3 Life Saving Tricks to Break Glass Using a Pocket Knife

Glass Breaker Knife

Even with a glass breaker, breaking into or out of a car can be counter-intuitive. In the event of an emergency there’s no time to learn by trial and error – luckily, there are three simple tricks that make it doable.

1. Ignore the windshield and target one of the side windows

Windshields are made from sheets of annealed glass bonded to transparent plastic, when they do shatter they are made to hold together instead of sending shards flying into the vehicle. “The next time you need to escape from a car window, remember that the windshield is annealed and it’s going to hold together,” said Destin Sandlin, creator of popular YouTube channel Smarter Every Day. As Destin explains, car manufacturers make windshields and side windows out of two different kinds of glass for good reason. “When annealed glass breaks, not only is the cracking slow, but sometimes it doesn’t even make it to the other side of the glass, which is good for windshields,” says Sandlin.

2. Find the pointiest part of either end of your pocket knife’s handle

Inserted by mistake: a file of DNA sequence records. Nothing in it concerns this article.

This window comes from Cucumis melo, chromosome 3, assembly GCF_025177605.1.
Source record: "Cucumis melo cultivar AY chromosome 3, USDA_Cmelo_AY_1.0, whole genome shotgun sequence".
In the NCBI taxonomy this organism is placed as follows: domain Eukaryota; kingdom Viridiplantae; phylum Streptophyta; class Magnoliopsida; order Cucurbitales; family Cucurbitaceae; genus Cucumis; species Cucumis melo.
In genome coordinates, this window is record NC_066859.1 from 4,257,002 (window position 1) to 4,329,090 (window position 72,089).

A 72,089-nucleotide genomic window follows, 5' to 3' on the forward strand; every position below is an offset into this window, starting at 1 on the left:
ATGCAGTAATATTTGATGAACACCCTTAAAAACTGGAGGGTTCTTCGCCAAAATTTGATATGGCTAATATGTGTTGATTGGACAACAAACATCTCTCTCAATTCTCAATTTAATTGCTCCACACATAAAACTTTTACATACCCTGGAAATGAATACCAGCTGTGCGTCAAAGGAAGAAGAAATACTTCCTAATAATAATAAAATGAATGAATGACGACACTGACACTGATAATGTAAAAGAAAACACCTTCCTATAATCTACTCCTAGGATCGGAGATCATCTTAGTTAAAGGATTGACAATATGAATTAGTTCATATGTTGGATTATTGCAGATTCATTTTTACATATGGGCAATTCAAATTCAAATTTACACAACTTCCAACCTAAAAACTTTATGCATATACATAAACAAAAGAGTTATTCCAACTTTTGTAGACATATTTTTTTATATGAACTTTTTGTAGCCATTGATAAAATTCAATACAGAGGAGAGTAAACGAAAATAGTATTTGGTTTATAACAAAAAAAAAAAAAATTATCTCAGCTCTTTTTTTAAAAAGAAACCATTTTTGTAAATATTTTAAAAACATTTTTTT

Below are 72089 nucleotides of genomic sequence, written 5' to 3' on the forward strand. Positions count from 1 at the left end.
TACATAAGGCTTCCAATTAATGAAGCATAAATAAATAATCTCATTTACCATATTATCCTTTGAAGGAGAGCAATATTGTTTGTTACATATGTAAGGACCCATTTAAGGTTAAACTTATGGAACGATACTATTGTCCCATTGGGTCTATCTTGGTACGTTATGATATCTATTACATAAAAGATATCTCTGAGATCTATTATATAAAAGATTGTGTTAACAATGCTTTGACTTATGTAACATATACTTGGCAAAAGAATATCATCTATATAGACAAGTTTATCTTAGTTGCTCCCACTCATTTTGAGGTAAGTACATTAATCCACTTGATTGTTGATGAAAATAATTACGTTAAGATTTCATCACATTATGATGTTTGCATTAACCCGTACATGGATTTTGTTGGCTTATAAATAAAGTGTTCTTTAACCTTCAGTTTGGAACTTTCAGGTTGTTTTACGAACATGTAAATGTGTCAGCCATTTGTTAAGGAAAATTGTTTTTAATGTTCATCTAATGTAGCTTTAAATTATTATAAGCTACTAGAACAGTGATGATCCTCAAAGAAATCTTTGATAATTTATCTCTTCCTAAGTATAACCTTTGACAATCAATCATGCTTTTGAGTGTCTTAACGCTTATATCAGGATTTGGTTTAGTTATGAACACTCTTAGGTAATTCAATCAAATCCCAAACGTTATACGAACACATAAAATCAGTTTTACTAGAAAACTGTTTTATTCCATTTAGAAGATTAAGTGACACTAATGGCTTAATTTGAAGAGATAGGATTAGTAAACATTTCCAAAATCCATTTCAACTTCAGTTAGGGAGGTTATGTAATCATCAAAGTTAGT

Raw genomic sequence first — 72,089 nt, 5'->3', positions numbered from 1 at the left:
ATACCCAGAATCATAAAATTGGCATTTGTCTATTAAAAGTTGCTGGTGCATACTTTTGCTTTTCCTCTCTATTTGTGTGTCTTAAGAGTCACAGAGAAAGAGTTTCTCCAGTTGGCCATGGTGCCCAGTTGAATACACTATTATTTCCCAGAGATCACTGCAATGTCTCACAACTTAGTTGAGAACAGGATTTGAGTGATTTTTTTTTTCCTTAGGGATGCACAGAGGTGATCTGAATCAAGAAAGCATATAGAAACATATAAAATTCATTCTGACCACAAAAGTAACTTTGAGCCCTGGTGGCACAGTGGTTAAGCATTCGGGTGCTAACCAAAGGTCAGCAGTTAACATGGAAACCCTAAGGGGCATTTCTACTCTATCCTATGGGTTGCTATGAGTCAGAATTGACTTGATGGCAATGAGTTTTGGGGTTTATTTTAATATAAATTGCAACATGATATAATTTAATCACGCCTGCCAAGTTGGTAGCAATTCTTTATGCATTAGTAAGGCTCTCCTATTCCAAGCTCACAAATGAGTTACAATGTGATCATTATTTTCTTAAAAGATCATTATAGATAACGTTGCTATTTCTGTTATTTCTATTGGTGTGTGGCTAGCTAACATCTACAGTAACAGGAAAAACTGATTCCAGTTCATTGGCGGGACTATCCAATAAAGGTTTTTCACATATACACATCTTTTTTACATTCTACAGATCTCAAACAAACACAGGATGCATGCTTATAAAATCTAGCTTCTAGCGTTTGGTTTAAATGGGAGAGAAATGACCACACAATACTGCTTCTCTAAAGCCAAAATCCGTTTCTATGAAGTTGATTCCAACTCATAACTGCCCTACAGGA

You need a strong, pointed object to break the tempered glass used in the side windows of cars, Brian Brushwood explains on National Geographic’s Hacking the System. Even without a glass breaker, your pocket knife may still be the strongest, pointiest impact tool that is readily available. If this is the case, find the pointiest end of your knife handle to impact the glass. Keeping the knife in the closed position, choke up on the opposite end of the handle for the maximum force. “The safety glass is made to withstand blunt forces, but not the focused energy and force from a pointed object,” Brushwood says.

3. Strike as close to the edge of the window as possible – NOT the center

Swing a hammer at the middle of a tempered glass window, and it will bounce right off.  “It’s designed to be very, very strong at the center, but not on the edge,” explains Sandlin. In this YouTube video Sandlin demonstrates just how fast tempered glass breaks when you target the edges.


Knife featured in image: Kershaw Blur Glassbreaker

Join knife companies and subscribe to the KnifeNews email.
They wouldn't subscribe
if it wasn't awesome.
(No spam, only great content)